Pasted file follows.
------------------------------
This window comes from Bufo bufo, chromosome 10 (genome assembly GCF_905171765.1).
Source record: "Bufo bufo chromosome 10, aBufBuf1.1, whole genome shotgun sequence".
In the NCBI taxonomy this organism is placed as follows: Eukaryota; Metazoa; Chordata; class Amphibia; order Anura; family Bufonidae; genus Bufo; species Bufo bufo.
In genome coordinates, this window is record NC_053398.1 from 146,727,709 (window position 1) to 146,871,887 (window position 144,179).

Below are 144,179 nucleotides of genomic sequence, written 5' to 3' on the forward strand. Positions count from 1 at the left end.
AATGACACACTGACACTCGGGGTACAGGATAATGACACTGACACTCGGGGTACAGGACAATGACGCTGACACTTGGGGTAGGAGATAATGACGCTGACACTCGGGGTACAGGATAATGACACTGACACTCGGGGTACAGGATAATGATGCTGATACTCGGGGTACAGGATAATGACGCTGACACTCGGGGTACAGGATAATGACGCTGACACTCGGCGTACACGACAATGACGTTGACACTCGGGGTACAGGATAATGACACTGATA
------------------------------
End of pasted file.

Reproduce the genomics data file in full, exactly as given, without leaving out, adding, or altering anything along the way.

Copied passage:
This window comes from Bufo bufo, chromosome 10 (genome assembly GCF_905171765.1).
Source record: "Bufo bufo chromosome 10, aBufBuf1.1, whole genome shotgun sequence".
In the NCBI taxonomy this organism is placed as follows: Eukaryota; Metazoa; Chordata; class Amphibia; order Anura; family Bufonidae; genus Bufo; species Bufo bufo.
In genome coordinates, this window is record NC_053398.1 from 146,727,709 (window position 1) to 146,871,887 (window position 144,179).

Below are 144,179 nucleotides of genomic sequence, written 5' to 3' on the forward strand. Positions count from 1 at the left end.
AATGACACACTGACACTCGGGGTACAGGATAATGACACTGACACTCGGGGTACAGGACAATGACGCTGACACTTGGGGTAGGAGATAATGACGCTGACACTCGGGGTACAGGATAATGACACTGACACTCGGGGTACAGGATAATGATGCTGATACTCGGGGTACAGGATAATGACGCTGACACTCGGGGTACAGGATAATGACGCTGACACTCGGCGTACACGACAATGACGTTGACACTCGGGGTACAGGATAATGACACTGATA